No chance to sample it, but it looked great out of the oven. When the cake dome came home empty, I figured that something must have gone right with the cake.
At this point, I need to spend a little more time getting to know this book. My immediate reaction was that it is full of recipes I really want to try. I'll take that as a good sign.
Friday, June 8, 2007
One of my first cookbooks ever was Judy Gorman's Breads of New England. Published in 1988 by Yankee Publishing Inc., this book was one of the prizes awarded to weekly winners of the Culinary Delights contest when I was the features editor at The Telegraph, the daily newspaper in Nashua, N.H. (If memory serves, I also used Mollie Katzen's Still Life With Menu as a Culinary Delights weekly prize. Reminds me that that book has a great recipe for marinated eggplant.)
I lived in a tiny studio apartment with a two-burner stove that barely worked. This appliance also lacked a functional oven, so I didn't do much baking. I remember attempting microwave muffins. Shudder. I didn't get to use Judy Gorman's book until I'd vacated my studio in Nashua for an apartment with working appliances in Hartford, Conn.
Breads of New England has a lot of recipes packed into its nearly 300 pages, covering a gamut of wheat-based things from yeast breads to quick breads to muffins to scones to pancakes to pizzas to doughnuts, and more. While I've actually tried a good number of recipes from this book, two that I've come back to time and again are Banana Chocolate Bread (a dense banana bread with chocolate chips) and Raspberry Almond Loaf.
The first time I made the raspberry loaf, I made it for Karen shortly after we'd started dating. She said she liked raspberries, and this bread looked like the epitome of elegance. It's a sour-cream-enriched quick bread with toasted slivered almonds and raspberries, goosed with extract to heighten the almond flavor.
Because this bread works best with fresh raspberries, I don't get a chance to make it often. But California raspberries have been on sale the past couple of weeks, so I decided it was time to make a loaf of this bread. Unfortunately, I had no slivered almonds; all I had on hand were unblanched whole almonds. I toasted 'em and chopped 'em up, but they're still a bit coarse for this delicate loaf.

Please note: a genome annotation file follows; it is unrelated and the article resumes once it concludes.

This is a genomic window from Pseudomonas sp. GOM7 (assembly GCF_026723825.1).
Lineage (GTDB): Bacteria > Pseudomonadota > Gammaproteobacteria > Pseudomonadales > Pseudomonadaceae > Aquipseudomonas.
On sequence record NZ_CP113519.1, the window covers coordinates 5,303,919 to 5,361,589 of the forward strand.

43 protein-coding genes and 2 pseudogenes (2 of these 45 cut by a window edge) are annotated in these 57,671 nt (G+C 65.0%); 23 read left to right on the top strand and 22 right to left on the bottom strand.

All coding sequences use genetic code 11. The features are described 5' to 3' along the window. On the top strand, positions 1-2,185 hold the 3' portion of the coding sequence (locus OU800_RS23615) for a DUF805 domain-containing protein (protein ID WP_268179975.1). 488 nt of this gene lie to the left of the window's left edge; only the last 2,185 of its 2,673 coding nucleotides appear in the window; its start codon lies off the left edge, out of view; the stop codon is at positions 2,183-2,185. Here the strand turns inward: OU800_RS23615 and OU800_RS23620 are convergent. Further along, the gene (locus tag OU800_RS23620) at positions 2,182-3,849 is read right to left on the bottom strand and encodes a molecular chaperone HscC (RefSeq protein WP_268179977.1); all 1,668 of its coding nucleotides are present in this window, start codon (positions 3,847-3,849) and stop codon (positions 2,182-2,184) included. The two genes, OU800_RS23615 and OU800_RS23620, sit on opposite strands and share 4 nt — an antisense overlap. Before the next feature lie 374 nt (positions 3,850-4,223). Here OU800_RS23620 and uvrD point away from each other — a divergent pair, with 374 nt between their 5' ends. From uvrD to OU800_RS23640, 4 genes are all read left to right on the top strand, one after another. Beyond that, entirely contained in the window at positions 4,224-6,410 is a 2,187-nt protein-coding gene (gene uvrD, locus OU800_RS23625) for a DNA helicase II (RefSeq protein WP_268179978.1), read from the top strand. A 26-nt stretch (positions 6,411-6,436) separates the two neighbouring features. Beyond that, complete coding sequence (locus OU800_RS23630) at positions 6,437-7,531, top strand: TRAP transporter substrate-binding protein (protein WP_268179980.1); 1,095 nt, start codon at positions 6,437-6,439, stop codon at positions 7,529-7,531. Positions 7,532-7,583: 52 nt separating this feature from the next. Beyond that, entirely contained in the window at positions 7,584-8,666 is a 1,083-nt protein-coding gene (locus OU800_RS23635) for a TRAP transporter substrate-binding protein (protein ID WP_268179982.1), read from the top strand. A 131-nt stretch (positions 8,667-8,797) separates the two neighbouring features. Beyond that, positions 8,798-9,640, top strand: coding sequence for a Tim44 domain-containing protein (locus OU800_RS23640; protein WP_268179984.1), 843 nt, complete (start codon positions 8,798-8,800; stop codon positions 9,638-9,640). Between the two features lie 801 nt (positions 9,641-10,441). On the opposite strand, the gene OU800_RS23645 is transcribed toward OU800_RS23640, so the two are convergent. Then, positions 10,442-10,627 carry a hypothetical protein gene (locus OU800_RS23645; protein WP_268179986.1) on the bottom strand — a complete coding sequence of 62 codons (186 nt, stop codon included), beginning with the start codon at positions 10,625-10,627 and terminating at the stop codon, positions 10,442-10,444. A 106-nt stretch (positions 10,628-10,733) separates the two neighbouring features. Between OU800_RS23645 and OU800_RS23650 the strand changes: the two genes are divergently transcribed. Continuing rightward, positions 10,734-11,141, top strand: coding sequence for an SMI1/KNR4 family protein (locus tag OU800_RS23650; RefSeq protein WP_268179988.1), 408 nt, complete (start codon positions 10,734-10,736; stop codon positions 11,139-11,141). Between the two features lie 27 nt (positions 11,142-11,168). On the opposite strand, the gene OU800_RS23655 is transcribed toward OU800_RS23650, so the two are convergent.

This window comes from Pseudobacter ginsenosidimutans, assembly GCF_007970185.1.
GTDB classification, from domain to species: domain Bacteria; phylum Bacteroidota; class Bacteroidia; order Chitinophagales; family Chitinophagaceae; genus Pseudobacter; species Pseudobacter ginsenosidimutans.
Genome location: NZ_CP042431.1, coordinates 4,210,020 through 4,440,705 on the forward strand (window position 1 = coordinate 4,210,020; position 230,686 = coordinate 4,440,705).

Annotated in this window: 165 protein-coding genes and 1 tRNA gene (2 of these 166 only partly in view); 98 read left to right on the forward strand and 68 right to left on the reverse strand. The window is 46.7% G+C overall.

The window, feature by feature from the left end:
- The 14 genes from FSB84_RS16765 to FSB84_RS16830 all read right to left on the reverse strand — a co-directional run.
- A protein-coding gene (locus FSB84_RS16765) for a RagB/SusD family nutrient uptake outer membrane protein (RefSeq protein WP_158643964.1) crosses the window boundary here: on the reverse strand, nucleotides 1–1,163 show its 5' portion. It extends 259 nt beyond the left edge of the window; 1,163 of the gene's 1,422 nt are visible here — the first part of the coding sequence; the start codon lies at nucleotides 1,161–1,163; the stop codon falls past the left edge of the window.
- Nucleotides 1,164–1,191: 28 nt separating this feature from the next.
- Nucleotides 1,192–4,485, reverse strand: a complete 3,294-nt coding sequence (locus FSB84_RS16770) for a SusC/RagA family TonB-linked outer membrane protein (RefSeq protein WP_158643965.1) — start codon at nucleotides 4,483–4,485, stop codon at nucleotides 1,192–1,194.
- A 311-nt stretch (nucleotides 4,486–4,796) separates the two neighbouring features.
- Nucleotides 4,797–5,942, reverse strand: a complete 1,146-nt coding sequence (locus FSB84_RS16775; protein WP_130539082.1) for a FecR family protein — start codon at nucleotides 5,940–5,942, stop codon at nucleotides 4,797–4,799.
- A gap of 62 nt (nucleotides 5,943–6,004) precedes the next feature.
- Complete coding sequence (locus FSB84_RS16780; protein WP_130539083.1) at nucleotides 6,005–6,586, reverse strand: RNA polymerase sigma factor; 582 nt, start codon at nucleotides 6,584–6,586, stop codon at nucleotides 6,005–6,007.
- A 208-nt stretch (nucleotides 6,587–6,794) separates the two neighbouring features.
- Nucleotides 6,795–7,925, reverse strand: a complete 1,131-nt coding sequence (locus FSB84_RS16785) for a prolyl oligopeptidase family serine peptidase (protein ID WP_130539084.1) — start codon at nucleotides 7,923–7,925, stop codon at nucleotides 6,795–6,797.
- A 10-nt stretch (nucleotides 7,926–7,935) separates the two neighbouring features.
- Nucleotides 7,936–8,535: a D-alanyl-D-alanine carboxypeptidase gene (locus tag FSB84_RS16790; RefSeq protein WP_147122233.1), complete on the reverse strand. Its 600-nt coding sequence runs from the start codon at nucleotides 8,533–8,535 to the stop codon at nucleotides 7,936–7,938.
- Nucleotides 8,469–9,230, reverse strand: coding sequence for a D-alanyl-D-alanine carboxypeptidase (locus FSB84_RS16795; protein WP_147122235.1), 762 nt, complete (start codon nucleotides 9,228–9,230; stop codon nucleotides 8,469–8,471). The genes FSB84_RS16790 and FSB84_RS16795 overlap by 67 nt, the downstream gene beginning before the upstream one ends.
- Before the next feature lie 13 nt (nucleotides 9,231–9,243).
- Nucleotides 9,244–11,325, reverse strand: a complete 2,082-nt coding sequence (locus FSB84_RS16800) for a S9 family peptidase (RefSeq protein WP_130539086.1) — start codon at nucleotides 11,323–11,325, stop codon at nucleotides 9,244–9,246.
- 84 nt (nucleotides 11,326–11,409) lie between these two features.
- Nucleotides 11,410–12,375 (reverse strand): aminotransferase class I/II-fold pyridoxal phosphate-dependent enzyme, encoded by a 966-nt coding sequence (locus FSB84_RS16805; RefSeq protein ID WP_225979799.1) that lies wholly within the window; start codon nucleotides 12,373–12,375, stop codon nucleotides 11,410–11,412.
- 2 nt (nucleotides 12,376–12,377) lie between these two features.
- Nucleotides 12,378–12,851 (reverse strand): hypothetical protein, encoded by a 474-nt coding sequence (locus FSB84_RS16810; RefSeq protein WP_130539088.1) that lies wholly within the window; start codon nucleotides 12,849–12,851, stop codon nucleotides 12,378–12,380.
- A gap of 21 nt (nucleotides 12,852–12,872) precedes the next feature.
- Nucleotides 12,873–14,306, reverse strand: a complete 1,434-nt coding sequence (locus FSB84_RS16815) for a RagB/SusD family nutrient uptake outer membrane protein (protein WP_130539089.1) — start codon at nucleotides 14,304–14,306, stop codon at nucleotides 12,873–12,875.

Since this book is so long out of print, I'm going to share the recipe here.
Raspberry Almond Loaf
2 cups all-purpose flour
2 teaspoons baking powder
1/2 teaspoon baking soda
3/4 teaspoon salt
1/2 cup butter, softened
1 cup sugar
1 teaspoon almond extract
3/4 cup sour cream
1/2 cup slivered almonds, toasted
1 cup fresh raspberries, rinsed and patted dry
Heat oven to 350F. Grease a 9x5 loaf pan. Whisk together flour, baking powder, baking soda, and salt in a large bowl.
In the bowl of an electric mixer, combine the butter and sugar. Beat at medium speed until light and fluffy. One at a time, add the eggs, scraping down the sides of the bowl after each addition. Blend in the almond extract. With the mixer on low speed, add the dry ingredients one-third at a time, alternating with the sour cream, and ending with the dry ingredients. Beat until moistened. By hand, gently stir in the toasted almonds and the raspberries.
Pour into the prepared baking pan and bake for 50 minutes to one hour, covering the loaf with aluminum foil for the last 10 minutes of baking to prevent overbrowning. The bread is done when a cake tester or wooden pick inserted in the center comes out clean. Let the bread cool in the pan on a rack for 10 minutes, then turn out of pan onto the rack. Let bread cool completely before slicing.
Thursday, June 7, 2007
To celebrate the final week of this year's PLTI class, I made a special treat: Mini Chocolate Cheesecakes with raspberry-flavored chips. (Yes, the original Nestlé recipe calls for mint-swirled chips. Whatever.) The recipe is courtesy of Nestlé, and they seemed to be a hit with the class. It was kind of funny talking to a couple of the people from this year's class. They made some of the same comments that we had last year at the end of PLTI, including "I'm not sure what I'm going to do with my Thursday nights now." I'm going to back that up a day and say I don't know what I'll do with Wednesdays now that I won't have a specific event to bake for.
Baking for PLTI has been a pleasure. These folks have been an appreciative, enthusiastic audience, and it's been nice for me to feel like I've been a small part of helping them to enjoy this program.
Eagle-eyed readers might notice that the mini-cheesecake in the photo is not made with raspberry-swirled chips. In fact, the mini-cheesecakes were such a hit that I made a second double batch, this time using peanut-butter swirled chips. I also added about 1/4 cup of creamy peanut butter to the cheesecake batter, for a chocolate-peanut butter bit of excitement. The PB made the batter slightly thicker, but the end result was a tasty cheesecake.
If you don't want to click through, here's the cheesecake recipe:
Swirled Chocolate Mint Mini Cheesecakes
3/4 cup graham cracker crumbs
1/2 cup plus 2 tablespoons granulated sugar, divided
3 tablespoons butter or margarine, melted
1 1/4 cups (10-oz. pkg.) Nestlé Toll House Swirled Semi-Sweet Chocolate & Mint Morsels, divided
12 oz. cream cheese, softened
1 large egg
2 tablespoons cocoa powder
1 teaspoon vanilla extract
Heat oven to 300°F. Place 12 2-inch-foil muffin cups on baking sheet.
Combine crumbs, 2 tablespoons sugar and butter in small bowl. Press rounded tablespoon of mixture onto bottom of each muffin cup. Sprinkle 3/4 cup morsels over crumb mixtures.
Beat remaining 1/2 cup sugar, cream cheese, egg, cocoa and vanilla extract in large mixer bowl until smooth. Spoon about 1/4 cup filling into each bake cup. Sprinkle with remaining morsels.
Bake for 18 to 22 minutes or until just set. Remove from oven to wire rack. Cool completely. Cover and refrigerate for at least 1 hour.